Cuts take libraries `to the edge of a cliff'

28th November 2014 at 00:00
Campaigners say `galling' job losses will put vital services at risk

School libraries are "standing on the edge of a cliff" as they contend with severe cuts and local authorities failing to understand their benefits, according to the Chartered Institute of Library and Information Professionals in Scotland (Cilips).

Provision across the country is due to be hit by cutbacks, with librarians facing job losses or having to work across a number of schools, the professional body says.

It recently emerged that East Renfrewshire is proposing to save pound;131,000 by getting rid of its full-time school librarians and replacing them with senior pupils and self-service points.

Cilips has collated other plans on its website, including Falkirk's proposal to "stop the school library service" that supports 13 full-time equivalent jobs and save pound;325,000 by shifting management responsibilities on to secondary schools.

Proposals already approved include sharing librarians between schools in Glasgow, and replacing librarians in North Ayrshire, South Ayrshire and Fife with library assistants. Some schools, such as Dumfries Academy, have handed responsibility for libraries over to English teachers, and a number of councils have reduced librarians' duties to term-time only.

Sean McNamara, policy and digital officer for Cilip in Scotland, said: "The handful of budget proposals released in recent weeks suggest that the next round of cuts will be severe for school libraries, with many authorities ending up with less than half of what they had."

The scale of the proposed cuts has emerged as school libraries around the country are hosting events for Book Week Scotland. Teaching unions have warned that a reduction in library staff could have a profoundly damaging impact on pupils.

Many schools already share librarians. East Ayrshire, for example, employs five to cover nine schools, while Renfrewshire stretches seven across 11 schools.

The controversial proposals have prompted Duncan Wright, librarian at Stewart's Melville College in Edinburgh, to start a Facebook campaign entitled Save Scotland's School Libraries.

"The school library service in Scotland is currently standing on the edge of a cliff," Mr Wright said. He added that the East Renfrewshire plan to rely on pupils rather than professional librarians was "particularly galling" and had filled him with "anger and despair".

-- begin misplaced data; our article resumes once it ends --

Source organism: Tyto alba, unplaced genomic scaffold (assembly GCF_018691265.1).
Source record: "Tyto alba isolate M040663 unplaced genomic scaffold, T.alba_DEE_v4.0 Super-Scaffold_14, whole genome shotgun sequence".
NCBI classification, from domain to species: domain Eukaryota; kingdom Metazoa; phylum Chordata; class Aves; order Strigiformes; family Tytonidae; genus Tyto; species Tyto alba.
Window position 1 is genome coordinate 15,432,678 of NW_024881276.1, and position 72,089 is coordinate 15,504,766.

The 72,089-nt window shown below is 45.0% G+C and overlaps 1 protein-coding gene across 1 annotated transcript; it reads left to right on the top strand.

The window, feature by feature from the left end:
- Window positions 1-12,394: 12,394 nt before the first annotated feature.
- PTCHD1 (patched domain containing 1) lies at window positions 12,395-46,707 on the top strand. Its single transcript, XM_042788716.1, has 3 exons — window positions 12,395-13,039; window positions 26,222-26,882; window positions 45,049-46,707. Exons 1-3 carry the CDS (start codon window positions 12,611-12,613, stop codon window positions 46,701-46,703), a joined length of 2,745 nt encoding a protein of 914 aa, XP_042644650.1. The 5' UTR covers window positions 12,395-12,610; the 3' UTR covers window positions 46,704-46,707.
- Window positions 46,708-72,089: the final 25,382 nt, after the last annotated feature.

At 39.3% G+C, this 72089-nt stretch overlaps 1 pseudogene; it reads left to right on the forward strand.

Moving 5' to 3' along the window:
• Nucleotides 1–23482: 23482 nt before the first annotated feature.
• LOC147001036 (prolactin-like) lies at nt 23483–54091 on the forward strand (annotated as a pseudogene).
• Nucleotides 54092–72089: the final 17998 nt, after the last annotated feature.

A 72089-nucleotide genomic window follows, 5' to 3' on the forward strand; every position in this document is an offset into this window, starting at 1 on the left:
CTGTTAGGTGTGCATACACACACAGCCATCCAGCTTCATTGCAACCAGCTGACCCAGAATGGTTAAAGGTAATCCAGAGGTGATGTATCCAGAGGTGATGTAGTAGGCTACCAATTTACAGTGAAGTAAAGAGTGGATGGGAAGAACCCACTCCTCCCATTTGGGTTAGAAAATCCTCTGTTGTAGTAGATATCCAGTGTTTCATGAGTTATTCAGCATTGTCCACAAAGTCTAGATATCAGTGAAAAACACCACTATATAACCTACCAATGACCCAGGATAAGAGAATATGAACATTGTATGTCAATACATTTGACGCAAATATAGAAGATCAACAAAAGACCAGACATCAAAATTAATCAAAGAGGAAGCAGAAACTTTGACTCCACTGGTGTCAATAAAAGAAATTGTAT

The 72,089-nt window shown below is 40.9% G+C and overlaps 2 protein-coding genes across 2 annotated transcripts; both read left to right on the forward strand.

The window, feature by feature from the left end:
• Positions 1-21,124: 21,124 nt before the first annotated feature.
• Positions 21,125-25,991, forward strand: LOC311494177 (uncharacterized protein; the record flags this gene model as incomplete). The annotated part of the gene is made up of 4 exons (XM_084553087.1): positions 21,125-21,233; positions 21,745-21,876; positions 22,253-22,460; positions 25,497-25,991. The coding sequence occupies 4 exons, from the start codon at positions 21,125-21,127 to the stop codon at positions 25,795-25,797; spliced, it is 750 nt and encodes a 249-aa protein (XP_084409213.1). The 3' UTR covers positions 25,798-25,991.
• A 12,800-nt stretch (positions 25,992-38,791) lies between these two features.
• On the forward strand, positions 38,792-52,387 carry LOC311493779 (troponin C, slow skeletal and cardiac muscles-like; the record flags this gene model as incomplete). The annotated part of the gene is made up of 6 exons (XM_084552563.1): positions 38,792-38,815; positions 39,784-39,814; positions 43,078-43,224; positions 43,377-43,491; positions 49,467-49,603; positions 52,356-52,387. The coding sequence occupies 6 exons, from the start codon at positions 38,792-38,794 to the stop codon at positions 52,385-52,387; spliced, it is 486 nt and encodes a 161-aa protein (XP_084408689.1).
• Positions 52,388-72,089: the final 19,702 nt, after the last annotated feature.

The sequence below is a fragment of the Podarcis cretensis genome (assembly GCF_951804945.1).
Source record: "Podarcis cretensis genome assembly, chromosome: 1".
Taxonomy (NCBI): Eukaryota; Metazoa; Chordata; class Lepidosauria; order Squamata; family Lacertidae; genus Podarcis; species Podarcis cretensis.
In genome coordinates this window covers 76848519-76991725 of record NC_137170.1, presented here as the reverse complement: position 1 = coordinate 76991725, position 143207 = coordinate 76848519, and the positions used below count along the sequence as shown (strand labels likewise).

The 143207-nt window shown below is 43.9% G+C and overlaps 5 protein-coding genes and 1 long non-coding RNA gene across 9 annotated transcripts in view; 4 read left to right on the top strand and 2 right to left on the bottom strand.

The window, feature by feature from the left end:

East Renfrewshire council argued that it could make the changes without damaging the service, however.

Mr Wright, a board member of the School Library Association Scotland, said that a "postcode lottery" was emerging as some councils had "so far withheld the axe". Aberdeen, for example, still employs a full-time librarian in each of its secondary schools.

Larry Flanagan, general secretary of the EIS teaching union and a former English teacher, said: "Local authorities may view cutting back on school libraries as a soft target, but being a librarian is not just a question of stamping out books.

"School librarians are graduate professionals and often the linchpins of school literacy programmes, which may grind to a halt when they are removed."

Libraries were also crucial sources of careers advice, Mr Flanagan added.

Mike Corbett, an English teacher and national executive member of the NASUWT Scotland teaching union, argued that school librarians offered "vital support" to teachers and any cuts in staffing would damage pupils' educational prospects.

Cilips insisted that school libraries were being targeted for cuts because authorities had failed to recognise their impact.

Mr McNamara said: "A dedicated librarian has a vital role in preparing pupils for the challenges of life in the 21st century in areas such as internet safety, information and digital literacy and the encouragement of reading for pleasure."

US research indicated that librarians had a crucial role to play in improving scores in reading tests, even in schools with overall declining staff numbers, Mr Wright added.

Education directors' body ADES warned earlier this year that councils would increasingly have to consider unpalatable cuts now that options for easy savings had largely been exhausted.

With teacher numbers protected - although the long-term future of that arrangement has been thrown into doubt in recent weeks - ADES told the Scottish Parliament's Education and Culture Committee last month that discretionary services were being scaled back.

The Scottish Book Trust sprang into action this week to launch the Love Letters to Libraries project, encouraging people to write to their favourite school or local library. Submissions will be gathered as part of a campaign to protect libraries.

For more on funding cuts, see page 8

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